Volunteers faced abuses and assaults during Delhi’s odd, even trial | delhi | Hindustan Times
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Volunteers faced abuses and assaults during Delhi’s odd, even trial

Breathe delhi Updated: Jan 18, 2016 07:49 IST
HT Correspondent
HT Correspondent
Hindustan Times
Delhi odd even

Civil defense personnel hold placards during the odd,even trial in front of the Parliament House, in New Delhi.(Arvind Yadav/ Hindustan Times)

The residents might have had an easy ride home during the odd-even 15 day trial period, but the civil defense volunteers went through a harrowing time.

From being assaulted to having petty altercations, the volunteers said that they faced a troubling time during the odd-even scheme.

“There were a large number of people who just refused to abide by the scheme. We tried giving them roses and tried explaining that it was for their own good, but they failed to listen to us,” said 21-year-old Ankur Sharma.

Sharma was stationed near 11 Murti and says he was lucky to have only been involved in verbal altercations. His friends at another crossing nearby weren’t so lucky.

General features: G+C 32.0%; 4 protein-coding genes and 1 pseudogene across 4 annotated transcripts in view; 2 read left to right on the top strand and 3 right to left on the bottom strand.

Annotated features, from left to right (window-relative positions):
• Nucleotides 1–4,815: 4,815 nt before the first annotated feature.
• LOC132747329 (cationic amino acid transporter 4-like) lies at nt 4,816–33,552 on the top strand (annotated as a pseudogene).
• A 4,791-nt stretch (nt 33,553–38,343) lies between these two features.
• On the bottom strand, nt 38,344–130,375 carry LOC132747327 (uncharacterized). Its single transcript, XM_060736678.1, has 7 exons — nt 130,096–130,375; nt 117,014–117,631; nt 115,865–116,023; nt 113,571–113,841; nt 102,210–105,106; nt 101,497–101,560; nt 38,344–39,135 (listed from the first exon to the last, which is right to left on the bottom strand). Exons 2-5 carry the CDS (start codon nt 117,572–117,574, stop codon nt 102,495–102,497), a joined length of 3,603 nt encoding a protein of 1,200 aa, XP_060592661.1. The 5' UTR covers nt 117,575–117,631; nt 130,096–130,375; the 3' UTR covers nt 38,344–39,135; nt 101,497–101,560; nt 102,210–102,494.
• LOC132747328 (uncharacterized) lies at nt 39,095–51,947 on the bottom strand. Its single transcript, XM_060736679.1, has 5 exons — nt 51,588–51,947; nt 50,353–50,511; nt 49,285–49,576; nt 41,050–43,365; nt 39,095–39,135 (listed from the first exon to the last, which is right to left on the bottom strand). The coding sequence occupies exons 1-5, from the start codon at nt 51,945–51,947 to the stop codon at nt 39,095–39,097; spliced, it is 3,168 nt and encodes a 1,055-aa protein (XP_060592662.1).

“A group of volunteers was brutally attacked near 3 Murti area after they had an altercation with some young men who were violating the odd-even rule. Their only fault was that they tried persuading the men to not use their car that day,” Sharma said.

He added that some volunteers had to be hospitalized after the attacks and were not in a condition to join back.

The volunteers, however, added that they received active support from the Delhi Police and Traffic police. “They were helpful and we worked in close coordination and got to learn a lot of things,” said Prince Kalyan, 26.

Kalyan added that during the trial, people came up with loads of creative excuses to escape fines. “Emergency was the one of the most used word. People also gave excuses like they’ll be fired from office if they don’t reach on time. Some even said that they are going back home to leave their cars,” said Kalyan.

The volunteers, however, also recalled people who went back to their homes after realizing that they had made a mistake. “We actually let a man go after he realized that he had made a mistake. He returned later, without his car, crossed the very spot where he was earlier stopped and even thanked us for correcting him,” said Pratyush Pandey, 24.